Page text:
By Raisa Bruner
August 26, 2016

The Dead Sea, known for its mud and salty waters, has transformative properties. That’s the message from an art project by artist Sigalit Landau, who submerged a traditional 1920s-style Hasidic black dress into Israel’s hyper-saline lake in 2014 and kept it suspended in place using a synthetic net. As she took photos of the dress over the course of two months, the old-fashioned garment slowly became encrusted in salt crystals — until the entire dress was fully encased in a thick, salty, sparkling coating.

“…It looks like snow, like sugar, like death’s embrace; solid tears, like a white surrender to fire and water combined,” Landau explained to London’s Marlborough Contemporary, where the photographic exhibition — entitled “Salt Bride” — is on display through September 3. People around the world are mesmerized by the surreal transformation of black to white, fluid fabric to solid salt.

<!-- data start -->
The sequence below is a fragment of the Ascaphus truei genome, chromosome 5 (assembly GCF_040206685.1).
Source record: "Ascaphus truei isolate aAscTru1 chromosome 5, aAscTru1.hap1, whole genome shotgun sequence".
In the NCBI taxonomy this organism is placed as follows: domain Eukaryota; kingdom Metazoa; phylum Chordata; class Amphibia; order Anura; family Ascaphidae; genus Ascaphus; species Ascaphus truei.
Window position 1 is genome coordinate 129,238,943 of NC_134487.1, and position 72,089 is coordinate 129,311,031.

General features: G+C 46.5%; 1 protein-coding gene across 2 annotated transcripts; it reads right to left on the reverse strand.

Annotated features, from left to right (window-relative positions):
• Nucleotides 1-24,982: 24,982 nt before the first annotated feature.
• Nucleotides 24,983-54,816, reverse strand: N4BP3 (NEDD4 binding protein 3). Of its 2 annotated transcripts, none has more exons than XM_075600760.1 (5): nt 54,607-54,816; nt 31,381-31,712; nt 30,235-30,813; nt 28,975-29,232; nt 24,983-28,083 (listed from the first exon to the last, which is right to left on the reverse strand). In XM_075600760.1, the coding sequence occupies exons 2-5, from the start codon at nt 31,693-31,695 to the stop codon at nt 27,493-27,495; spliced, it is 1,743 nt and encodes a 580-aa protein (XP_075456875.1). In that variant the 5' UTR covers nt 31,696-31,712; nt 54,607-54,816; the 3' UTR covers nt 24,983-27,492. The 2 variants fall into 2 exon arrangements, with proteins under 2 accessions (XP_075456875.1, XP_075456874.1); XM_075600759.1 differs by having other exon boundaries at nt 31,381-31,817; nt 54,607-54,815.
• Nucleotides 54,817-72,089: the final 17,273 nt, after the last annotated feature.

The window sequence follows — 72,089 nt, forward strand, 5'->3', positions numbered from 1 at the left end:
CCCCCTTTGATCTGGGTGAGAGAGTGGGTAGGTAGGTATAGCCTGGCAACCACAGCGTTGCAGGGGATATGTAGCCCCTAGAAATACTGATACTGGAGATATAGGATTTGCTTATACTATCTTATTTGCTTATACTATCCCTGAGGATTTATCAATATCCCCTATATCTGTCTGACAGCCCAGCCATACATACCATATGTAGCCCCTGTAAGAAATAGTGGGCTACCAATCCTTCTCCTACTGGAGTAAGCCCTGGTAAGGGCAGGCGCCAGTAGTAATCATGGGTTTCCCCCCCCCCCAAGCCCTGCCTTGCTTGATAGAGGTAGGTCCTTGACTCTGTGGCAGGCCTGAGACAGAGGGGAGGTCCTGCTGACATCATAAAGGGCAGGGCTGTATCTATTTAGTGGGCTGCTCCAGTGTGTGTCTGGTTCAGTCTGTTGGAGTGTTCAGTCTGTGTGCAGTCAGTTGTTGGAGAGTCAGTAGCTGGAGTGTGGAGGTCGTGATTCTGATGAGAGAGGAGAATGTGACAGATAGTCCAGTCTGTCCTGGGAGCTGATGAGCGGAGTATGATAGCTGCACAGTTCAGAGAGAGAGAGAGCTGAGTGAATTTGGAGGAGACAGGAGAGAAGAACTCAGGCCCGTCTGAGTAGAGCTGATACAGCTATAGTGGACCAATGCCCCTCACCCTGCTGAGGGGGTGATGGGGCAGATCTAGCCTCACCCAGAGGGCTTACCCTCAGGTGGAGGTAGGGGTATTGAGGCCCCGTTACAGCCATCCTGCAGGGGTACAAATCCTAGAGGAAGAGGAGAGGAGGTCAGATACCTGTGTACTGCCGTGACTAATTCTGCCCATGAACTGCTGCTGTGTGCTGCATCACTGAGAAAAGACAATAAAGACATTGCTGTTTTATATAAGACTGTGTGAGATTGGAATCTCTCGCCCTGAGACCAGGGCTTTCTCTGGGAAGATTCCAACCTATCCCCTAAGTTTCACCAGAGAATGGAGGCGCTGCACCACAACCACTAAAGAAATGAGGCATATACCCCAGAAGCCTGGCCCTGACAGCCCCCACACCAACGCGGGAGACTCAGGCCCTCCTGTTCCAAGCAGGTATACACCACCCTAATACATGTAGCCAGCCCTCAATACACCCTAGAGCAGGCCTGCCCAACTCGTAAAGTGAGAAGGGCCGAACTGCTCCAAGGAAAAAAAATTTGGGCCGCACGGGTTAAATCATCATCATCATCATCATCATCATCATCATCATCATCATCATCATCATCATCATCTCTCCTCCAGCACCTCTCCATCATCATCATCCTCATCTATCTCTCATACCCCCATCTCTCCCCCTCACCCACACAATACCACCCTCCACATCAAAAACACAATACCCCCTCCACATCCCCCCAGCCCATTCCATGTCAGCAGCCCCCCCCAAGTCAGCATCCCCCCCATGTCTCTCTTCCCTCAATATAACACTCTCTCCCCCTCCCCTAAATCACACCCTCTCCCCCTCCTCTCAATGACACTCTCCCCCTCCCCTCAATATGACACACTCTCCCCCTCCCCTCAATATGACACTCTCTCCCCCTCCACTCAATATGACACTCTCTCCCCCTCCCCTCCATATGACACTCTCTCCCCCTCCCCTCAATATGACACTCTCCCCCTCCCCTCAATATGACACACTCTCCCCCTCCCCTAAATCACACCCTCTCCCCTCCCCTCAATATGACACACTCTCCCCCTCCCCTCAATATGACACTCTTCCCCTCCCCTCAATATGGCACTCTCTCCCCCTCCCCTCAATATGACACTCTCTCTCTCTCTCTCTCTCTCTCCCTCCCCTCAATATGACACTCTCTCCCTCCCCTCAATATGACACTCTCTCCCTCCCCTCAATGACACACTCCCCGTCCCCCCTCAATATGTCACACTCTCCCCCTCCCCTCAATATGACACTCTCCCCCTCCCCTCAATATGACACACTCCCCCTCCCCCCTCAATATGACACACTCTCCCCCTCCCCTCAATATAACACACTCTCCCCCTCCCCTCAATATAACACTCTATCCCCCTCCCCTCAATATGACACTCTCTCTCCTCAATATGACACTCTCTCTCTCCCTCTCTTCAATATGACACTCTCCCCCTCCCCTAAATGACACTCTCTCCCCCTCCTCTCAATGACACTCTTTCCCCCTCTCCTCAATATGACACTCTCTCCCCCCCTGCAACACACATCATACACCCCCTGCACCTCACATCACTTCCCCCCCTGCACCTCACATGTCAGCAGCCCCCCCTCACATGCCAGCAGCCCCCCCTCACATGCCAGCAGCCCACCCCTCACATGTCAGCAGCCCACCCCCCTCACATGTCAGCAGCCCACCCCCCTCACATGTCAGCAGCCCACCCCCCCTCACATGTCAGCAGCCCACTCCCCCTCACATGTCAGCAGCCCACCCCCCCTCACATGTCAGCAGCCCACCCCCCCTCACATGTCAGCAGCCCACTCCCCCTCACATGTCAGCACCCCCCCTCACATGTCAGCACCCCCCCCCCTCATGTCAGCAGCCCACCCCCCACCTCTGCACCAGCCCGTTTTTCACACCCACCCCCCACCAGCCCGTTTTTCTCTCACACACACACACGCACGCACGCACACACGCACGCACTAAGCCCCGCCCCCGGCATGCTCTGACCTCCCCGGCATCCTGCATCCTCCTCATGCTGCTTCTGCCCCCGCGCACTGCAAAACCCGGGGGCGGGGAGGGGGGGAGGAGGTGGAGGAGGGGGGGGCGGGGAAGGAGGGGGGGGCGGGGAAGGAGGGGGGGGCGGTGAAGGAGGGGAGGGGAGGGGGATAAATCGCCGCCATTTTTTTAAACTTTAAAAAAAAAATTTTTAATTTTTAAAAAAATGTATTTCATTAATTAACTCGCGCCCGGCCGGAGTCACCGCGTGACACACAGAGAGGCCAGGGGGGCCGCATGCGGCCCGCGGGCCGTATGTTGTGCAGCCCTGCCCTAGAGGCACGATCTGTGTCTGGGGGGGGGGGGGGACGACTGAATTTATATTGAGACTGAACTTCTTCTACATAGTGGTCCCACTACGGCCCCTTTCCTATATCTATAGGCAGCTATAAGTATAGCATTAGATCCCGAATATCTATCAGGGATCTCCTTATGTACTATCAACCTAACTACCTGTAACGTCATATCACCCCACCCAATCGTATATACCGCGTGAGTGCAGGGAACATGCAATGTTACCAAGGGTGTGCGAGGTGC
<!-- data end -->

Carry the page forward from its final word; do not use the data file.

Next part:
Here’s the dress in its early stages of crystallization, suspended eerily in the murky emerald waters:

And here’s the final, fully-transformed dress being lifted out of the water:

Salt Bride #SigalitLandau #saltbride #deadsea #dybbuk

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